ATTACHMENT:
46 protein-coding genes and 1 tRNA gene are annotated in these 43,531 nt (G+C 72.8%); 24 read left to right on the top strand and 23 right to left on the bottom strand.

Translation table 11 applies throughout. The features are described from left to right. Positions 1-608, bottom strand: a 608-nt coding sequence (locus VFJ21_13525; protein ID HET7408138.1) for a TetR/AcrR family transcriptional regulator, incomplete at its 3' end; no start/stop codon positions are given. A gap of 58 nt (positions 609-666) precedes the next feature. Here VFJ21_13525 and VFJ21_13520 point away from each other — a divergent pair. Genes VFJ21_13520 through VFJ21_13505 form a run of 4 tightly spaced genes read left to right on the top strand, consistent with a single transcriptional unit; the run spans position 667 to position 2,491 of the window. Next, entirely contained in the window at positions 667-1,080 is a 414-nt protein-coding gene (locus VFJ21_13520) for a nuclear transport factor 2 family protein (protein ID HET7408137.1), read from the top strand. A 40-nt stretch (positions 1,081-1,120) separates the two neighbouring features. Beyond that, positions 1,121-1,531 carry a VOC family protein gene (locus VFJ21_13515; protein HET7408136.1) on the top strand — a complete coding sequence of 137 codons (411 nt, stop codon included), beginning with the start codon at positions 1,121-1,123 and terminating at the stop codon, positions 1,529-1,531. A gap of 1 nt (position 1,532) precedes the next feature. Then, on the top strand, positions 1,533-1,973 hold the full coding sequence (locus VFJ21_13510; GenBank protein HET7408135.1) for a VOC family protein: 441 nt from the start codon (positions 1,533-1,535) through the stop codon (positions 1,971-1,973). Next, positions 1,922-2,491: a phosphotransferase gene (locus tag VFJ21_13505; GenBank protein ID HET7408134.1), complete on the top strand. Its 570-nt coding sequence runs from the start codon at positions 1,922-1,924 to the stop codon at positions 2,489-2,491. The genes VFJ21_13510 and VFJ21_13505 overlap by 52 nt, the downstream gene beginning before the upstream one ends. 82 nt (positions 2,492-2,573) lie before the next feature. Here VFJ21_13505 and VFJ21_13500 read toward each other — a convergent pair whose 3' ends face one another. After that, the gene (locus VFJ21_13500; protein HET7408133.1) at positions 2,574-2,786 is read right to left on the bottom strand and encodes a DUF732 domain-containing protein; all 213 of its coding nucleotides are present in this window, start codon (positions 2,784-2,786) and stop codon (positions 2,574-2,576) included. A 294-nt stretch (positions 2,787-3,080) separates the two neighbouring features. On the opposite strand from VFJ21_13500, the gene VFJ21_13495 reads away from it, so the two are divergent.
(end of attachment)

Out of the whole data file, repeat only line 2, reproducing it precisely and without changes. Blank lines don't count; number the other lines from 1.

Translation table 11 applies throughout. The features are described from left to right. Positions 1-608, bottom strand: a 608-nt coding sequence (locus VFJ21_13525; protein ID HET7408138.1) for a TetR/AcrR family transcriptional regulator, incomplete at its 3' end; no start/stop codon positions are given. A gap of 58 nt (positions 609-666) precedes the next feature. Here VFJ21_13525 and VFJ21_13520 point away from each other — a divergent pair. Genes VFJ21_13520 through VFJ21_13505 form a run of 4 tightly spaced genes read left to right on the top strand, consistent with a single transcriptional unit; the run spans position 667 to position 2,491 of the window. Next, entirely contained in the window at positions 667-1,080 is a 414-nt protein-coding gene (locus VFJ21_13520) for a nuclear transport factor 2 family protein (protein ID HET7408137.1), read from the top strand. A 40-nt stretch (positions 1,081-1,120) separates the two neighbouring features. Beyond that, positions 1,121-1,531 carry a VOC family protein gene (locus VFJ21_13515; protein HET7408136.1) on the top strand — a complete coding sequence of 137 codons (411 nt, stop codon included), beginning with the start codon at positions 1,121-1,123 and terminating at the stop codon, positions 1,529-1,531. A gap of 1 nt (position 1,532) precedes the next feature. Then, on the top strand, positions 1,533-1,973 hold the full coding sequence (locus VFJ21_13510; GenBank protein HET7408135.1) for a VOC family protein: 441 nt from the start codon (positions 1,533-1,535) through the stop codon (positions 1,971-1,973). Next, positions 1,922-2,491: a phosphotransferase gene (locus tag VFJ21_13505; GenBank protein ID HET7408134.1), complete on the top strand. Its 570-nt coding sequence runs from the start codon at positions 1,922-1,924 to the stop codon at positions 2,489-2,491. The genes VFJ21_13510 and VFJ21_13505 overlap by 52 nt, the downstream gene beginning before the upstream one ends. 82 nt (positions 2,492-2,573) lie before the next feature. Here VFJ21_13505 and VFJ21_13500 read toward each other — a convergent pair whose 3' ends face one another. After that, the gene (locus VFJ21_13500; protein HET7408133.1) at positions 2,574-2,786 is read right to left on the bottom strand and encodes a DUF732 domain-containing protein; all 213 of its coding nucleotides are present in this window, start codon (positions 2,784-2,786) and stop codon (positions 2,574-2,576) included. A 294-nt stretch (positions 2,787-3,080) separates the two neighbouring features. On the opposite strand from VFJ21_13500, the gene VFJ21_13495 reads away from it, so the two are divergent.